Narcolepsy-vaccine link remains mysterious.

Thomas Kienzle/AP Photo

Narcolepsy-vaccine link remains mysterious.

Key narcolepsy–influenza vaccine findings retracted

Emily is a staff writer at Science.

Following the 2009 swine flu pandemic, roughly one out of 15,000 children in Europe who received the H1N1 vaccine called Pandemrix developed narcolepsy, a disorder that causes irresistible sleepiness. A leading explanation for the rash of narcolepsy cases is that a fragment of the H1N1 virus used to produce Pandemrix may have triggered an autoimmune reaction in some vulnerable children. Researchers have struggled to find evidence for that hypothesis, however. This week, the picture grew murkier when Stanford University researchers retracted a paper in Science Translational Medicine, published 18 December 2013, that was hailed as the first evidence to support the immunological hypothesis. After several attempts, scientists say they are unable to replicate a key part of the experiment.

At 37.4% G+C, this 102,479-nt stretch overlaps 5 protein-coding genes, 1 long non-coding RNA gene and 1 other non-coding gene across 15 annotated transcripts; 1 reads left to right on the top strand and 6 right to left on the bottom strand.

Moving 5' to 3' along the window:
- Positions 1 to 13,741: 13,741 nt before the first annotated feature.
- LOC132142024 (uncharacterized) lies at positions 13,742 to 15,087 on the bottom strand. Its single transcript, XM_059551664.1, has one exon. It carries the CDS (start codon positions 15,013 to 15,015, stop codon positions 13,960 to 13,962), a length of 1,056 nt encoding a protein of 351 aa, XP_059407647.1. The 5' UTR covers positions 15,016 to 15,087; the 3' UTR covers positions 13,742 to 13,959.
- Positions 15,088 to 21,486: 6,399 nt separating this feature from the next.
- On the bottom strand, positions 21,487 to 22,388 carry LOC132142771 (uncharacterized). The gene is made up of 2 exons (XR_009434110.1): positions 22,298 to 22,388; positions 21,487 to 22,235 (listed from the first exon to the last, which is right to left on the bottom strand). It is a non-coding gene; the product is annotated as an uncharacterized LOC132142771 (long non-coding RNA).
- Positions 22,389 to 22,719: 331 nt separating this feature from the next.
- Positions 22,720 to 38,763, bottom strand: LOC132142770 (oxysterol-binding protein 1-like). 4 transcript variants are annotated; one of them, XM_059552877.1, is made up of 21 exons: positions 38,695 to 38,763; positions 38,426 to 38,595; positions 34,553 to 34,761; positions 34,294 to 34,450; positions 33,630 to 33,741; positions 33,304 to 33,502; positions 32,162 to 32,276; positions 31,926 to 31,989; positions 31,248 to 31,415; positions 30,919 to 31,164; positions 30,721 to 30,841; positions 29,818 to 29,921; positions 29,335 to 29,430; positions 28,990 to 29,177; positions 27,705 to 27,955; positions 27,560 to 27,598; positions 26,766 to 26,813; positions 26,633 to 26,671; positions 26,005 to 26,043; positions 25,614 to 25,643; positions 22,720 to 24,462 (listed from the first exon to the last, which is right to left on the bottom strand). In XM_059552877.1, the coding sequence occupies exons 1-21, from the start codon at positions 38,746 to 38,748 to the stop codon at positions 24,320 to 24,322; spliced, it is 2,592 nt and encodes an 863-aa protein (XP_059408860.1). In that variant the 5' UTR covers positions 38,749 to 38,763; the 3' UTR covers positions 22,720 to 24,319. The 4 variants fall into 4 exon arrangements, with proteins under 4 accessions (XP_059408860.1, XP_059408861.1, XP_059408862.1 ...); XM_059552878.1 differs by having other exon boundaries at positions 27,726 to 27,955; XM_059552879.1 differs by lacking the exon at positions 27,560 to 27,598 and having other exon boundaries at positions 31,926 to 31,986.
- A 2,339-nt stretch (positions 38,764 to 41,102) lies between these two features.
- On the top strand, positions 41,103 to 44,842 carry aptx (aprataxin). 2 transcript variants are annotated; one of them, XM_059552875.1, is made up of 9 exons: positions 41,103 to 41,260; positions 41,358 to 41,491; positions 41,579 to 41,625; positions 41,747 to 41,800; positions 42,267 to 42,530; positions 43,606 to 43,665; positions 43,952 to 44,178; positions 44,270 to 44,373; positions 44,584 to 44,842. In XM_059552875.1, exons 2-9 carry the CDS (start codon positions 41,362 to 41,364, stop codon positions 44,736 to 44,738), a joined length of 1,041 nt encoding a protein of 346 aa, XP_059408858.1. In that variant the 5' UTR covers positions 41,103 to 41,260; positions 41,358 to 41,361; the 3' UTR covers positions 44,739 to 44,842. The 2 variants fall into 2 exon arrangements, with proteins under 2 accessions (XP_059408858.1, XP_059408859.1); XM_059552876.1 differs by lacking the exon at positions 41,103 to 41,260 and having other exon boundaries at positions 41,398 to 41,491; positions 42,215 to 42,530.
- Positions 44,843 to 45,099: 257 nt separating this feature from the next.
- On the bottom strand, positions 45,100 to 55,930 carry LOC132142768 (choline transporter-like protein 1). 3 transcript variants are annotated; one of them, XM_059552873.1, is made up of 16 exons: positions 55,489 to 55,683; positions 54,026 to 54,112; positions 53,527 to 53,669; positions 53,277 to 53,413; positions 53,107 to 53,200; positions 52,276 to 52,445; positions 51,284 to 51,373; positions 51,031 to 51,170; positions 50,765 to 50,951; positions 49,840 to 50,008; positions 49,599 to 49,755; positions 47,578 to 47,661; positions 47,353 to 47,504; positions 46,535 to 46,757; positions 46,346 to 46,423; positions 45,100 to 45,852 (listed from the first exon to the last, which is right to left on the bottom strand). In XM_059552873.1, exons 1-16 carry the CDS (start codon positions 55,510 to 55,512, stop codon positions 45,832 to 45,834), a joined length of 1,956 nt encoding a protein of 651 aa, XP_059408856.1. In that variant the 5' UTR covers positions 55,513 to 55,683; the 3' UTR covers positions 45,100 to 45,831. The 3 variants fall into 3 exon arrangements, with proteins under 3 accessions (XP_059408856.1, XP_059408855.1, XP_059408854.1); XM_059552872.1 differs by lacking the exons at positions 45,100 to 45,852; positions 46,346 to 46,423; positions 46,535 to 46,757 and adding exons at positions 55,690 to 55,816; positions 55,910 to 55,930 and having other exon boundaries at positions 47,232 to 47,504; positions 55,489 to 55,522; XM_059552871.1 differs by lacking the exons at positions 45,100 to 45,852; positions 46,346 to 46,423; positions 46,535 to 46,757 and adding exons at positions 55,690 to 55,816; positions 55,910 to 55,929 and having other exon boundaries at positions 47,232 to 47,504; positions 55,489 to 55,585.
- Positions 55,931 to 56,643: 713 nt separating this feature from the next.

For more, see the full story in this week's issue of Science.

Posted in Brain & Behavior, Health, People & Events